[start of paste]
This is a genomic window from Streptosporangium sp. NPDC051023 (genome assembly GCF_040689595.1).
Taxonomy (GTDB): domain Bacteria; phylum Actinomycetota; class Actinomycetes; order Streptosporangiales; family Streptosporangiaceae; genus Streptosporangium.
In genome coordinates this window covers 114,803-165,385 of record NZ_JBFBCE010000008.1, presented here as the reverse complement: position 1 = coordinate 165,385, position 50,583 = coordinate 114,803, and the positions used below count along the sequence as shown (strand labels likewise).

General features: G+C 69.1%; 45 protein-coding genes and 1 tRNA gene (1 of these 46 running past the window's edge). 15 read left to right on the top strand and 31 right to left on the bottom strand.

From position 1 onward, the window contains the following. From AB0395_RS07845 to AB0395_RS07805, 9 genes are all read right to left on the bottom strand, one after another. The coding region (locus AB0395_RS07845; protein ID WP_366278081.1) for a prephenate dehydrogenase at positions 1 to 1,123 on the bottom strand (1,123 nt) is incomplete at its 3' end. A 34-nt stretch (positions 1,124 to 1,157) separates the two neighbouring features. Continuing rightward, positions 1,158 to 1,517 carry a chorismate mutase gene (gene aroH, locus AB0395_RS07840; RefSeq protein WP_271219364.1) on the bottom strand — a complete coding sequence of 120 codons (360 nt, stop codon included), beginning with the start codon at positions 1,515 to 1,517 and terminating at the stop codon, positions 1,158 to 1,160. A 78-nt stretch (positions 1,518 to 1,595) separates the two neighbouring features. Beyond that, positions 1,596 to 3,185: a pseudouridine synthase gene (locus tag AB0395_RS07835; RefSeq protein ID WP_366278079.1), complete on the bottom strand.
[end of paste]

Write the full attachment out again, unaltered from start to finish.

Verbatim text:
This is a genomic window from Streptosporangium sp. NPDC051023 (genome assembly GCF_040689595.1).
Taxonomy (GTDB): domain Bacteria; phylum Actinomycetota; class Actinomycetes; order Streptosporangiales; family Streptosporangiaceae; genus Streptosporangium.
In genome coordinates this window covers 114,803-165,385 of record NZ_JBFBCE010000008.1, presented here as the reverse complement: position 1 = coordinate 165,385, position 50,583 = coordinate 114,803, and the positions used below count along the sequence as shown (strand labels likewise).

General features: G+C 69.1%; 45 protein-coding genes and 1 tRNA gene (1 of these 46 running past the window's edge). 15 read left to right on the top strand and 31 right to left on the bottom strand.

From position 1 onward, the window contains the following. From AB0395_RS07845 to AB0395_RS07805, 9 genes are all read right to left on the bottom strand, one after another. The coding region (locus AB0395_RS07845; protein ID WP_366278081.1) for a prephenate dehydrogenase at positions 1 to 1,123 on the bottom strand (1,123 nt) is incomplete at its 3' end. A 34-nt stretch (positions 1,124 to 1,157) separates the two neighbouring features. Continuing rightward, positions 1,158 to 1,517 carry a chorismate mutase gene (gene aroH, locus AB0395_RS07840; RefSeq protein WP_271219364.1) on the bottom strand — a complete coding sequence of 120 codons (360 nt, stop codon included), beginning with the start codon at positions 1,515 to 1,517 and terminating at the stop codon, positions 1,158 to 1,160. A 78-nt stretch (positions 1,518 to 1,595) separates the two neighbouring features. Beyond that, positions 1,596 to 3,185: a pseudouridine synthase gene (locus tag AB0395_RS07835; RefSeq protein ID WP_366278079.1), complete on the bottom strand.